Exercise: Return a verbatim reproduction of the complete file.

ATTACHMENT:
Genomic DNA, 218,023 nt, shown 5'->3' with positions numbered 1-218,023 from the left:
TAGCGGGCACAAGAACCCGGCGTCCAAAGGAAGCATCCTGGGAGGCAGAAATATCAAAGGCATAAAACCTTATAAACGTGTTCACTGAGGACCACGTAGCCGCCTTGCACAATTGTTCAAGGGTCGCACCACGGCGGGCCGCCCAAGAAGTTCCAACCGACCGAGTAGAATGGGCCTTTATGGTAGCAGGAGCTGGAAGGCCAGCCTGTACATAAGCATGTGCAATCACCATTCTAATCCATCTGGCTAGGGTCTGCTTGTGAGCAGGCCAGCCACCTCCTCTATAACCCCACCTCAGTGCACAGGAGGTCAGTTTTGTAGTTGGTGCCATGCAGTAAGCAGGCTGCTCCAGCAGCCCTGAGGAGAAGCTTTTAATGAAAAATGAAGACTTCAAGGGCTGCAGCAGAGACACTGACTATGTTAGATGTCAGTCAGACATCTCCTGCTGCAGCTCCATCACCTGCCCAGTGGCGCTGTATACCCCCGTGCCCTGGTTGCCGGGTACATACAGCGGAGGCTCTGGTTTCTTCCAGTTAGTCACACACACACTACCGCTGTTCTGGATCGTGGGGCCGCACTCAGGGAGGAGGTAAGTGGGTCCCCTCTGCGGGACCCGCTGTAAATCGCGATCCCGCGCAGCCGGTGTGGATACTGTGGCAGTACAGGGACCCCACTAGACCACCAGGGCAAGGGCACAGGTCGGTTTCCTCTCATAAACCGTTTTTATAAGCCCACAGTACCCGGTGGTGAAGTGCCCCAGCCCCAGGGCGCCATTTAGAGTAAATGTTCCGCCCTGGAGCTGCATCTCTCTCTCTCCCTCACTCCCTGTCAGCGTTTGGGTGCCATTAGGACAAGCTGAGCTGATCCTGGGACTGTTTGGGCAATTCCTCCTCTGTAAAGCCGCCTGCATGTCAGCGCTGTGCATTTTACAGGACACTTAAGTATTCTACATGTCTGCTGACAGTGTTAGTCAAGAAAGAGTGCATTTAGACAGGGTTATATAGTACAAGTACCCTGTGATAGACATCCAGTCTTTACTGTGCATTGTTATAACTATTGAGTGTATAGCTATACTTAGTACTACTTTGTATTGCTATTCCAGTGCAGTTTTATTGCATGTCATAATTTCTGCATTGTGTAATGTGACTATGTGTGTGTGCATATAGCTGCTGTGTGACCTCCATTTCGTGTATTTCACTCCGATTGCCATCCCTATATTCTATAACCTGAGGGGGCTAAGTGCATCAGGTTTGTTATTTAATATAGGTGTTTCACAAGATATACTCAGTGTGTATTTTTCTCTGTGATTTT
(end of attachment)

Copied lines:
Genomic DNA, 218,023 nt, shown 5'->3' with positions numbered 1-218,023 from the left:
TAGCGGGCACAAGAACCCGGCGTCCAAAGGAAGCATCCTGGGAGGCAGAAATATCAAAGGCATAAAACCTTATAAACGTGTTCACTGAGGACCACGTAGCCGCCTTGCACAATTGTTCAAGGGTCGCACCACGGCGGGCCGCCCAAGAAGTTCCAACCGACCGAGTAGAATGGGCCTTTATGGTAGCAGGAGCTGGAAGGCCAGCCTGTACATAAGCATGTGCAATCACCATTCTAATCCATCTGGCTAGGGTCTGCTTGTGAGCAGGCCAGCCACCTCCTCTATAACCCCACCTCAGTGCACAGGAGGTCAGTTTTGTAGTTGGTGCCATGCAGTAAGCAGGCTGCTCCAGCAGCCCTGAGGAGAAGCTTTTAATGAAAAATGAAGACTTCAAGGGCTGCAGCAGAGACACTGACTATGTTAGATGTCAGTCAGACATCTCCTGCTGCAGCTCCATCACCTGCCCAGTGGCGCTGTATACCCCCGTGCCCTGGTTGCCGGGTACATACAGCGGAGGCTCTGGTTTCTTCCAGTTAGTCACACACACACTACCGCTGTTCTGGATCGTGGGGCCGCACTCAGGGAGGAGGTAAGTGGGTCCCCTCTGCGGGACCCGCTGTAAATCGCGATCCCGCGCAGCCGGTGTGGATACTGTGGCAGTACAGGGACCCCACTAGACCACCAGGGCAAGGGCACAGGTCGGTTTCCTCTCATAAACCGTTTTTATAAGCCCACAGTACCCGGTGGTGAAGTGCCCCAGCCCCAGGGCGCCATTTAGAGTAAATGTTCCGCCCTGGAGCTGCATCTCTCTCTCTCCCTCACTCCCTGTCAGCGTTTGGGTGCCATTAGGACAAGCTGAGCTGATCCTGGGACTGTTTGGGCAATTCCTCCTCTGTAAAGCCGCCTGCATGTCAGCGCTGTGCATTTTACAGGACACTTAAGTATTCTACATGTCTGCTGACAGTGTTAGTCAAGAAAGAGTGCATTTAGACAGGGTTATATAGTACAAGTACCCTGTGATAGACATCCAGTCTTTACTGTGCATTGTTATAACTATTGAGTGTATAGCTATACTTAGTACTACTTTGTATTGCTATTCCAGTGCAGTTTTATTGCATGTCATAATTTCTGCATTGTGTAATGTGACTATGTGTGTGTGCATATAGCTGCTGTGTGACCTCCATTTCGTGTATTTCACTCCGATTGCCATCCCTATATTCTATAACCTGAGGGGGCTAAGTGCATCAGGTTTGTTATTTAATATAGGTGTTTCACAAGATATACTCAGTGTGTATTTTTCTCTGTGATTTT